One of the biggest milestones in my life was when I realized that I don’t always have to be the leader. I don’t have to take charge, dictate instructions to others, or jump at every opportunity to contribute to the conversation. But letting go turned out to be one of the hardest things I have ever done. And for someone who has always been an older sister and the eldest cousin, that was a pretty big revelation.
When I was younger, I would always take charge of my younger cousins and decide for everyone what to do and what not to do. I led the games, the mini-productions, the prayer before meals, and the general kalokohan or pranks we would pull on our titos and titas. Even when I started going to school, it was the same. I was so lucky I ended up in a group of friends who never called me bossy, since they were ALL Type-A personalities, just like me. We flourished as the go-to people for solutions and ideas, and I took on the label of leader, not follower. Those were the good old days.
Then, a few years ago, I joined a writing workshop. The participants were divided into two groups, and we had to make a full 6-page issue for a newspaper to publish. We had to come up with articles, coordinate with artists and put it all together.
Of course, as the oldest in my group, I was elected Editor. We started brainstorming about article ideas, layout plans, and feature pieces that same day, and I assigned a part of the work to each member. We had a groupchat, we met a few times to work and coordinate our plans together, and we all had so much fun! However, when the day came for us to present our ideas to the actual editor, we realized how much work we still needed to do. We weren’t even close to submitting the finished product. That’s when we started getting stressed.
At that time, I had never experienced so much pressure, especially since everyone in our group was relying on me. I made the mistake of assigning all the heavy work to myself instead of dividing it evenly among my groupmates. I wanted to control everything that was going on so badly that everyone had already finished working while I was still hurriedly trying to put everything together before the deadline.
I guess I thought that I could do everything myself. And even if I was happy with the finished product, I wished that we, as a team, had been able to come up with something better, together. I realized that I should have trusted my groupmates more, instead of bossing them around. I should’ve encouraged them to take charge and choose what they wanted to do and submit, not just do what I wanted.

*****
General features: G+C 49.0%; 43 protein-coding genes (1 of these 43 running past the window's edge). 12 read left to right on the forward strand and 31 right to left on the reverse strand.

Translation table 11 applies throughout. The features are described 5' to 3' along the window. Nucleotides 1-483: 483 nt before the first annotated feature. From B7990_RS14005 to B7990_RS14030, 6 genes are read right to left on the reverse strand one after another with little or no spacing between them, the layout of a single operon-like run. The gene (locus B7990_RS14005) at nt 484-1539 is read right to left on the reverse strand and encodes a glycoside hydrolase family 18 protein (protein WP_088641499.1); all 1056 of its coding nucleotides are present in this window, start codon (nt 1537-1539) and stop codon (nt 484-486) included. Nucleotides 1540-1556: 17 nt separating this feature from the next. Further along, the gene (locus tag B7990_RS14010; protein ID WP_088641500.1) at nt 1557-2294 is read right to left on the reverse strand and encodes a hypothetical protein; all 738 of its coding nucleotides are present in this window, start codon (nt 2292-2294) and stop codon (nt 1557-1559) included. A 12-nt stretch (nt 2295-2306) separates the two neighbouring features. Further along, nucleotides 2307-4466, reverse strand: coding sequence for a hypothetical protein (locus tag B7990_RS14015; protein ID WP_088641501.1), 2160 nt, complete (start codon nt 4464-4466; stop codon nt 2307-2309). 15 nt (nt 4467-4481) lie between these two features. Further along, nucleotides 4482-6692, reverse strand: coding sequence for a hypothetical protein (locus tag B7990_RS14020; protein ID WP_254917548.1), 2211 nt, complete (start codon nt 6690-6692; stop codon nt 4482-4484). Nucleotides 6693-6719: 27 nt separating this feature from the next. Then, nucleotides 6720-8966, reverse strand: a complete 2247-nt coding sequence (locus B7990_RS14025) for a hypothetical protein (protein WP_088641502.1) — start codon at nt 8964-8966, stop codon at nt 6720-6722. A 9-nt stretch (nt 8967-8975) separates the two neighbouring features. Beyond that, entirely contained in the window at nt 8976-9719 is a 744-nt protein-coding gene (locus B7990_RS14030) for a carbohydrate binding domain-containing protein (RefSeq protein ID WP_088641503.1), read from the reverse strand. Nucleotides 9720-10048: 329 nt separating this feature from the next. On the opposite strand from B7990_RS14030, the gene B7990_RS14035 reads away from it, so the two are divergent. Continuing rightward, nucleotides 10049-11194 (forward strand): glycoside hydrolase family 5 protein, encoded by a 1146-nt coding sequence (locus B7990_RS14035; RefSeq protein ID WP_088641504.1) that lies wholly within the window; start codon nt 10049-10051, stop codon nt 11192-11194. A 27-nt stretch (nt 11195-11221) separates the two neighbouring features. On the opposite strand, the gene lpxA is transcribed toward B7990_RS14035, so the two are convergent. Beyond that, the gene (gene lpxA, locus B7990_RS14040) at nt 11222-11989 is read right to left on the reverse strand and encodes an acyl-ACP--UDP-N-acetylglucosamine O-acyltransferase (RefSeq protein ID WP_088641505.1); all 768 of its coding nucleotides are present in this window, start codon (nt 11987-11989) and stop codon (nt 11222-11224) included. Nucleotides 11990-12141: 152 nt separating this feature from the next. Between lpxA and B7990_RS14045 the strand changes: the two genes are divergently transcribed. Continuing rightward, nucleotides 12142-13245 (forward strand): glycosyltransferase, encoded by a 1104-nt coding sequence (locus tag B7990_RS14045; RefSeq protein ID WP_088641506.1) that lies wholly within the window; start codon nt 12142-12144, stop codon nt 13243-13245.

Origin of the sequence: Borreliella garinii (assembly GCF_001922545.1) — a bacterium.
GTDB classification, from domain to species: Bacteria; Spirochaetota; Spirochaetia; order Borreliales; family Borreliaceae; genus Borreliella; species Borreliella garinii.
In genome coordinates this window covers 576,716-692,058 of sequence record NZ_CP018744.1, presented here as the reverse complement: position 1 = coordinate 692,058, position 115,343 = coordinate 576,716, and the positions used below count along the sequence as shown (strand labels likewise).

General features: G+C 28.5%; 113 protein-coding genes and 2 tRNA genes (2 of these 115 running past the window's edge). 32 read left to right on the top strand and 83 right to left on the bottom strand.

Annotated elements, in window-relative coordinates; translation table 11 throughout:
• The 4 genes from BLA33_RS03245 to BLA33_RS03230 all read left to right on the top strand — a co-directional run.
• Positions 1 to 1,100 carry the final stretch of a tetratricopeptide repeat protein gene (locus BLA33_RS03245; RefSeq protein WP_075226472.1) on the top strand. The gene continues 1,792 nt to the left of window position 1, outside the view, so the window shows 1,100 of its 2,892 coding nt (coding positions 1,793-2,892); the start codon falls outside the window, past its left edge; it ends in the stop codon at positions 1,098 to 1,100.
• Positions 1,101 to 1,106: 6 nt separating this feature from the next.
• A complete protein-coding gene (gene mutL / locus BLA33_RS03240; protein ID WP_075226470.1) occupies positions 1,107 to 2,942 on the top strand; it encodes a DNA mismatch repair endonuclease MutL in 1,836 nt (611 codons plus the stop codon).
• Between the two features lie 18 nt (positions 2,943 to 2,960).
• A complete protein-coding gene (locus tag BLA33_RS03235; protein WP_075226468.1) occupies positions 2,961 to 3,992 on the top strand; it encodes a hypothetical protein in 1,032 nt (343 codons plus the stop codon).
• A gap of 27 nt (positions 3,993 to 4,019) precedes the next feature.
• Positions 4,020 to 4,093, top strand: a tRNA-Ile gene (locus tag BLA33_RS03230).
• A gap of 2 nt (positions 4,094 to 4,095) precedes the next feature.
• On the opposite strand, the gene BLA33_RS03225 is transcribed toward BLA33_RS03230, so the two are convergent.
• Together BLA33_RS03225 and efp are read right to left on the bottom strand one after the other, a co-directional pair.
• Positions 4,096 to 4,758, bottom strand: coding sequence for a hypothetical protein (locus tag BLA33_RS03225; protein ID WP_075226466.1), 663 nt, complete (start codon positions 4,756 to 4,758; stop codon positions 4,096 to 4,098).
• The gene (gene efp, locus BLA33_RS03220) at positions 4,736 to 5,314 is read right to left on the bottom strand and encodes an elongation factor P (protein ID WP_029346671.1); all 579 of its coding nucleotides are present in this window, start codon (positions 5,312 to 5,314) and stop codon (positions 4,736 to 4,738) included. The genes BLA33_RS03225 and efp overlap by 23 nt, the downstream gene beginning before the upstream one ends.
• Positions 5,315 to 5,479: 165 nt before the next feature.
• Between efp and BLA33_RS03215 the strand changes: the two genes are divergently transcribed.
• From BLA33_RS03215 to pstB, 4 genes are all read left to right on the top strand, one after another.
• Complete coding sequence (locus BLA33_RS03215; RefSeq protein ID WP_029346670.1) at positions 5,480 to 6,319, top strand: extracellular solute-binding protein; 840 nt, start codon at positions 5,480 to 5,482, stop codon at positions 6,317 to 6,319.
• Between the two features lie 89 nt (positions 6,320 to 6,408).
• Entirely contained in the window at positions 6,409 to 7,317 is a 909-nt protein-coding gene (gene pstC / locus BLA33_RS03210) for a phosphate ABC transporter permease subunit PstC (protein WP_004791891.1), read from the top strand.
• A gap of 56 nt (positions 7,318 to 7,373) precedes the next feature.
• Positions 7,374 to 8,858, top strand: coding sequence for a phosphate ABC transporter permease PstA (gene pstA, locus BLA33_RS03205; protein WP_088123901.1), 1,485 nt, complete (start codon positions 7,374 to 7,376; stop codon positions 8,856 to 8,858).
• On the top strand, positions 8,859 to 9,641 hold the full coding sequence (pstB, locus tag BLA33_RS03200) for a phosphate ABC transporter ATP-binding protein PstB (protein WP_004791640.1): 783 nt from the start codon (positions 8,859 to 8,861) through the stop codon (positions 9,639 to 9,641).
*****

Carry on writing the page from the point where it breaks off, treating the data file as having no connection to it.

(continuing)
Much more recently, I was part of a big project in which a lot of thought and care had to be put into everything we did. There were around 12 of us on the team, all different ages, and backgrounds. That said, it was a bit of a challenge to come up with activities and solutions we could all agree on. I kept trying to suggest ideas and activities apply to the project, but multiple times, my ideas would be shot down or forgotten. Of course, I knew it wasn’t personal; we all wanted to give the best we could for the project. Still, l felt slightly off, since I was not a prime contributor.
All my life I had been so used to being the person people looked to for solutions, not just within my family. But now, while listening and paying attention to the ideas of others, which were oftentimes better than mine, I realized that it takes a lot of effort to be a follower. No, not just a follower, but a supporter.
That day, as a supporter, I was not the person who came up with the grand schemes and big ideas; instead, I supported the ideas I liked and voiced my concern over others.
It dawned on me that we shouldn’t limit people to boxes like, “I’m a leader, she’s a follower.” The expression, “Behind every strong man is a strong woman,” despite sounding sexist, proves that talented and powerful men and women also need talented and powerful allies by their sides, to cheer them on and motivate them to keep moving forward. Without voters and supporters, there are no elected officials. Without fans and admirers, celebrities are nothing.
Would we even have the motivation to go through our everyday lives without the people who believe in and care for us? Would it even be possible?
My new personal resolution is to become a better supporter. Instead of wanting my own thoughts and ideas to shine, I want to look for those who are better than I am, learn from them, and encourage them to keep doing what they’re doing. I want to push those whom I believe have real talent and skill, and cheer on others instead of competing with them. I want to surround myself with people whom I admire so that I can be motivated to work hard and be just like them.
By being a better supporter, I might eventually call myself a leader, too, for a real leader learns from others, and is not afraid to let others lead them, too.
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